2006 Honda Pilot rear window not working

2006 honda pilot window not working

2006 honda pilot

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While this is written for the rear passenger window on the 2006 Honda Pilot it is not a vehicle specific issue this can happen to anyone on pretty much any vehicle. I mention this because a broken wire generally does not come to mind for most folks, and they usually run through all the normal components first as I list below, and that is of course the smart move but when all those do not fix the issue most people still wont think broken wire when its a common issue and easy to fix yourself. So before you start buying a munch of expensive parts be sure to check this first test your components before replacing and then the wire search it can save you a bundle.









Some time ago my parents 2006 Honda pilot rear window stopped working, they tried several things to try and remedy the problem to no avail. I offered to take a look and eventually did find the problem but it was not what anyone expected and its not something most people would intuitively think to check, Im going to share what it was and how I fixed it incase others sufferer the same problem.

The window just stopped working one day and as I remember it just suddenly ceased, during a trip to the store it was as far as Im aware sudden but because of the lock out feature on the drivers door panel it may have been sporadic at first and just blamed on the windows being locked.

We first checked and rechecked all the usual suspects.

1. Fuse panel by drivers feet
2. Fuse panel by front passenger feet (where all the window control fuses are)
3. fuse block under the hood both on passenger and drivers side
4. drivers window switch controls
5. Switch control at the actual window not functioning
6. The motor on the window not functioning..



We removed and checked every fuse related or not just to make sure, we pulled every switch and tested them was power being sent at the correct time (when toggled) was the window lock switch disengaging when toggled working from the front back to the actual window that was not working.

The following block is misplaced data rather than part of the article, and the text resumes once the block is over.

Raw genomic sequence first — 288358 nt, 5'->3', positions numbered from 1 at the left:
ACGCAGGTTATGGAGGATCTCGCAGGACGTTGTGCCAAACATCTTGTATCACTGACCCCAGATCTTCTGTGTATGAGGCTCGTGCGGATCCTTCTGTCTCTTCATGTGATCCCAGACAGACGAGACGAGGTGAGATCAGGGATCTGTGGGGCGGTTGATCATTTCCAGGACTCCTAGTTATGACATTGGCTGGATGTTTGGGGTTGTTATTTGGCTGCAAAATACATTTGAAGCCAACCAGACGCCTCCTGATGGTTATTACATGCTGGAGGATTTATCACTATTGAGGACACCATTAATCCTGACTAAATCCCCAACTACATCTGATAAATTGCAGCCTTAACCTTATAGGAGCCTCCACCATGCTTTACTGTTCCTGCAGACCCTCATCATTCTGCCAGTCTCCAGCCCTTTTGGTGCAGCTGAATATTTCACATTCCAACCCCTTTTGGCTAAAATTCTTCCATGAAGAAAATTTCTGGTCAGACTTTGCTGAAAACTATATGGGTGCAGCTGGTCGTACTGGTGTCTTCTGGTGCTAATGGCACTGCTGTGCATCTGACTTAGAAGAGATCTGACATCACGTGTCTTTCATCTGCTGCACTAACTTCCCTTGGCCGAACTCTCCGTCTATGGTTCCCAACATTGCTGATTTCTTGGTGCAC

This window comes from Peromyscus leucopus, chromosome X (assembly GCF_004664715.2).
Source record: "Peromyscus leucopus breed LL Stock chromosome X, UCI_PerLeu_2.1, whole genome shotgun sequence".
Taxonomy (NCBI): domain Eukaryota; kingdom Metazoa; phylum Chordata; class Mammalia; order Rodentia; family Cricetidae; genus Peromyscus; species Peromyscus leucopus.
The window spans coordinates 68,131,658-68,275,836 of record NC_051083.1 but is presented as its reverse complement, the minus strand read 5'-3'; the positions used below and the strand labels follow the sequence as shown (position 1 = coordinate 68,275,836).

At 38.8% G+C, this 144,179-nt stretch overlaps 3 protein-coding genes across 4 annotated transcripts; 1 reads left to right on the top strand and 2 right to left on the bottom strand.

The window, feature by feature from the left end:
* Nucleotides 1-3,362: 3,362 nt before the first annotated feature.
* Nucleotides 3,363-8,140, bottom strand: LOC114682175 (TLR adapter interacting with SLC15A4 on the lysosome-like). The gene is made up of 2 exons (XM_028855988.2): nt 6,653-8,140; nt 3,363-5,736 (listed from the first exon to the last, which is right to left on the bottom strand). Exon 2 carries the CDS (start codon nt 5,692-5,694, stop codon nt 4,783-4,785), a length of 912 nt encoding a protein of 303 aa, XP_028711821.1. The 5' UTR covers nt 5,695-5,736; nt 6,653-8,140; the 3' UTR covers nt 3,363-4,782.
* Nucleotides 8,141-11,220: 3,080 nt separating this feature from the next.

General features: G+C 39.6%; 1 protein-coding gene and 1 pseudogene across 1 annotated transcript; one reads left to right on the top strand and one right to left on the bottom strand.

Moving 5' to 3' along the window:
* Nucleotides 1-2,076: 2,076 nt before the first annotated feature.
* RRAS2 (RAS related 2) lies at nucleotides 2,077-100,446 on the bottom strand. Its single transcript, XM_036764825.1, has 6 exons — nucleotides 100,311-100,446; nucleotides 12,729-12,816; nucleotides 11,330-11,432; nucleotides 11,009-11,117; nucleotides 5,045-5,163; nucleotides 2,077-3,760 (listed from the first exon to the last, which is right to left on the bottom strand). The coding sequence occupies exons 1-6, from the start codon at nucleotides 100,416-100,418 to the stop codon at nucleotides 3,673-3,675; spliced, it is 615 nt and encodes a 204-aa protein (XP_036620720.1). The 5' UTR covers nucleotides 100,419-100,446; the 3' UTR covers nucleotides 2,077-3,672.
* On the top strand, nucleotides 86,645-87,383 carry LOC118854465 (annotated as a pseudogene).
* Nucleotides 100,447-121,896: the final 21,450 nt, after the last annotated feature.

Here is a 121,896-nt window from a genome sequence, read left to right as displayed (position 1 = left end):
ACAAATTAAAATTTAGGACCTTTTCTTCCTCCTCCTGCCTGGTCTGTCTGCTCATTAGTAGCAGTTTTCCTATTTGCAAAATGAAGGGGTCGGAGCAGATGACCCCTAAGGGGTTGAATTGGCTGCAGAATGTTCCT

we then tested the motor to the window we did this by removing the door skin on that door then the plastic dust guard under it that covers the access ports I removed the connections between the motor and the wiring harness I used a multimeter to double check which was pos and which was Neg and then using a modified 12v testing probe.

a 12v lighted tester hard wired to allow a solid connection from probe tip to alligator clip


I grounded the Neg pin and applied 12v positive to the Pos pin the motor sprung t life. So this told me the problem was between the drivers switch control and the window motor.

****IMPORTANT****
when removing things make dam sure you do not mess with any of the SAS systems like seatbelts air bags etc this includes wires connected to the seatbelt coils and front seats, doing this especially the seats will require a trip to the dealer to have said systems recalibrated for the weights of the driver and passenger for airbag deployment. DON’T DO IT…..


***TIP***
Disconnect the battery before you start doing any repairs to the wiring so you do not cook the computer, I ran jumper cables from the battery to my working location so I had a 12v source to use if needed without having to have the car battery connected to the car.



2006 Honda Pilot rear passenger door wiring harness notice the clip is up if I pulled those wires would come out of the plastic connector pin and all


Knowing that the motor worked I started working a bit backwards the pins on the connectors had 12v coming through, but not knowing the exact wiring codes or how the can bus system functioned on it I was not exactly sure which ones should and should not have juice.